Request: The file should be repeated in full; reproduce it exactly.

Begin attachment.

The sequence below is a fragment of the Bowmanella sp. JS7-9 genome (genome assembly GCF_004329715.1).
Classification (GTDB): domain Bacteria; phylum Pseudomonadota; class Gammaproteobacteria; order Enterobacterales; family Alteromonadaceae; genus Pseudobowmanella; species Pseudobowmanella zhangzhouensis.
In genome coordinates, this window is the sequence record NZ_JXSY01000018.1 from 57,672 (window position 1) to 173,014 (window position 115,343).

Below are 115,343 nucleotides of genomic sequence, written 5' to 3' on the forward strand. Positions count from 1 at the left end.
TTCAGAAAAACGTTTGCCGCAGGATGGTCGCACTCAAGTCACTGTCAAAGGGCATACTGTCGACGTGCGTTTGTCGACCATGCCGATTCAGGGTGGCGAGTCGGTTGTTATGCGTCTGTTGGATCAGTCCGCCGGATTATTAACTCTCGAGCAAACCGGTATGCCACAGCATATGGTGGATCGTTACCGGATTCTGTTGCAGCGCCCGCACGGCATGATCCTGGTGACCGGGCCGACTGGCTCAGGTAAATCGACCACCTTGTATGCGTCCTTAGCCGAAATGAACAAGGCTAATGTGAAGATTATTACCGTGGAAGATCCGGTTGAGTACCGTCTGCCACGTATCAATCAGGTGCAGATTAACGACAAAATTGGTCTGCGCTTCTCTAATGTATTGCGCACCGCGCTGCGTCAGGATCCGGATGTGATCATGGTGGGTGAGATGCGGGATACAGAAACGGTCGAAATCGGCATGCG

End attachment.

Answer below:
The sequence below is a fragment of the Bowmanella sp. JS7-9 genome (genome assembly GCF_004329715.1).
Classification (GTDB): domain Bacteria; phylum Pseudomonadota; class Gammaproteobacteria; order Enterobacterales; family Alteromonadaceae; genus Pseudobowmanella; species Pseudobowmanella zhangzhouensis.
In genome coordinates, this window is the sequence record NZ_JXSY01000018.1 from 57,672 (window position 1) to 173,014 (window position 115,343).

Below are 115,343 nucleotides of genomic sequence, written 5' to 3' on the forward strand. Positions count from 1 at the left end.
TTCAGAAAAACGTTTGCCGCAGGATGGTCGCACTCAAGTCACTGTCAAAGGGCATACTGTCGACGTGCGTTTGTCGACCATGCCGATTCAGGGTGGCGAGTCGGTTGTTATGCGTCTGTTGGATCAGTCCGCCGGATTATTAACTCTCGAGCAAACCGGTATGCCACAGCATATGGTGGATCGTTACCGGATTCTGTTGCAGCGCCCGCACGGCATGATCCTGGTGACCGGGCCGACTGGCTCAGGTAAATCGACCACCTTGTATGCGTCCTTAGCCGAAATGAACAAGGCTAATGTGAAGATTATTACCGTGGAAGATCCGGTTGAGTACCGTCTGCCACGTATCAATCAGGTGCAGATTAACGACAAAATTGGTCTGCGCTTCTCTAATGTATTGCGCACCGCGCTGCGTCAGGATCCGGATGTGATCATGGTGGGTGAGATGCGGGATACAGAAACGGTCGAAATCGGCATGCG